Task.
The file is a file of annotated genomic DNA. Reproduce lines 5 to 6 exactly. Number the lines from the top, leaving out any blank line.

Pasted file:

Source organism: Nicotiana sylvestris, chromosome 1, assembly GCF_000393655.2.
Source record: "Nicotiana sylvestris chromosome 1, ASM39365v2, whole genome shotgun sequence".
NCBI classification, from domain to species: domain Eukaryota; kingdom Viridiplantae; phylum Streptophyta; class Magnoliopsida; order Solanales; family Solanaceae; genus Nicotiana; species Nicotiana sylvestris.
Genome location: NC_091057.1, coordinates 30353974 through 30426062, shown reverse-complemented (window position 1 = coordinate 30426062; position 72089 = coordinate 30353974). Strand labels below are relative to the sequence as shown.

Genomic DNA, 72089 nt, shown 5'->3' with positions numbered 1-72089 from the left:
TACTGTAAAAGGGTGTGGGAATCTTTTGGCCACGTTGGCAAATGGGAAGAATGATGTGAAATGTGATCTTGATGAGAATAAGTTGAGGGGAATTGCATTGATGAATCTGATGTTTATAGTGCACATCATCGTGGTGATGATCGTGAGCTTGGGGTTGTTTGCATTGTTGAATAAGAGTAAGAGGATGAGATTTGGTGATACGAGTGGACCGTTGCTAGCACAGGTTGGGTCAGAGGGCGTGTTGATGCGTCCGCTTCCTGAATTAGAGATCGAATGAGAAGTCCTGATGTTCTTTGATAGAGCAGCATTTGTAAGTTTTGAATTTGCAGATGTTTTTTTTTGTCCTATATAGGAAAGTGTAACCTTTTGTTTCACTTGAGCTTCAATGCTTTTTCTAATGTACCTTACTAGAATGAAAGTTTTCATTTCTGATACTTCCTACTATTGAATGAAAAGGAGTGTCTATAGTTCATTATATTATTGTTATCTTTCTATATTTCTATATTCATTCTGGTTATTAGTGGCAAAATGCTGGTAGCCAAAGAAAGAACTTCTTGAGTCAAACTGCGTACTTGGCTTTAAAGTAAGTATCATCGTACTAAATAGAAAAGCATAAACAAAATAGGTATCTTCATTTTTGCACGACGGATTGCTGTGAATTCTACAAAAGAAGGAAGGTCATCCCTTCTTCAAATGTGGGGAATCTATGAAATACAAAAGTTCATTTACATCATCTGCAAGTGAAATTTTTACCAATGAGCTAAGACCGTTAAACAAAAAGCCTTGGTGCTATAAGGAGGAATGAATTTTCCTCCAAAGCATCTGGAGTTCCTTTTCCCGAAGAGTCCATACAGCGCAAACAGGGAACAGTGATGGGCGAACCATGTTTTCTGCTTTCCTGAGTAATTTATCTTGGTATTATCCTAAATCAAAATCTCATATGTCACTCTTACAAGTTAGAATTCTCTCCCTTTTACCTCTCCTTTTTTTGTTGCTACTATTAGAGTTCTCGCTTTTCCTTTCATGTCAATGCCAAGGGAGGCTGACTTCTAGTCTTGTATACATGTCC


Genomic DNA, 72089 nt, shown 5'->3' with positions numbered 1-72089 from the left:
TACTGTAAAAGGGTGTGGGAATCTTTTGGCCACGTTGGCAAATGGGAAGAATGATGTGAAATGTGATCTTGATGAGAATAAGTTGAGGGGAATTGCATTGATGAATCTGATGTTTATAGTGCACATCATCGTGGTGATGATCGTGAGCTTGGGGTTGTTTGCATTGTTGAATAAGAGTAAGAGGATGAGATTTGGTGATACGAGTGGACCGTTGCTAGCACAGGTTGGGTCAGAGGGCGTGTTGATGCGTCCGCTTCCTGAATTAGAGATCGAATGAGAAGTCCTGATGTTCTTTGATAGAGCAGCATTTGTAAGTTTTGAATTTGCAGATGTTTTTTTTTGTCCTATATAGGAAAGTGTAACCTTTTGTTTCACTTGAGCTTCAATGCTTTTTCTAATGTACCTTACTAGAATGAAAGTTTTCATTTCTGATACTTCCTACTATTGAATGAAAAGGAGTGTCTATAGTTCATTATATTATTGTTATCTTTCTATATTTCTATATTCATTCTGGTTATTAGTGGCAAAATGCTGGTAGCCAAAGAAAGAACTTCTTGAGTCAAACTGCGTACTTGGCTTTAAAGTAAGTATCATCGTACTAAATAGAAAAGCATAAACAAAATAGGTATCTTCATTTTTGCACGACGGATTGCTGTGAATTCTACAAAAGAAGGAAGGTCATCCCTTCTTCAAATGTGGGGAATCTATGAAATACAAAAGTTCATTTACATCATCTGCAAGTGAAATTTTTACCAATGAGCTAAGACCGTTAAACAAAAAGCCTTGGTGCTATAAGGAGGAATGAATTTTCCTCCAAAGCATCTGGAGTTCCTTTTCCCGAAGAGTCCATACAGCGCAAACAGGGAACAGTGATGGGCGAACCATGTTTTCTGCTTTCCTGAGTAATTTATCTTGGTATTATCCTAAATCAAAATCTCATATGTCACTCTTACAAGTTAGAATTCTCTCCCTTTTACCTCTCCTTTTTTTGTTGCTACTATTAGAGTTCTCGCTTTTCCTTTCATGTCAATGCCAAGGGAGGCTGACTTCTAGTCTTGTATACATGTCC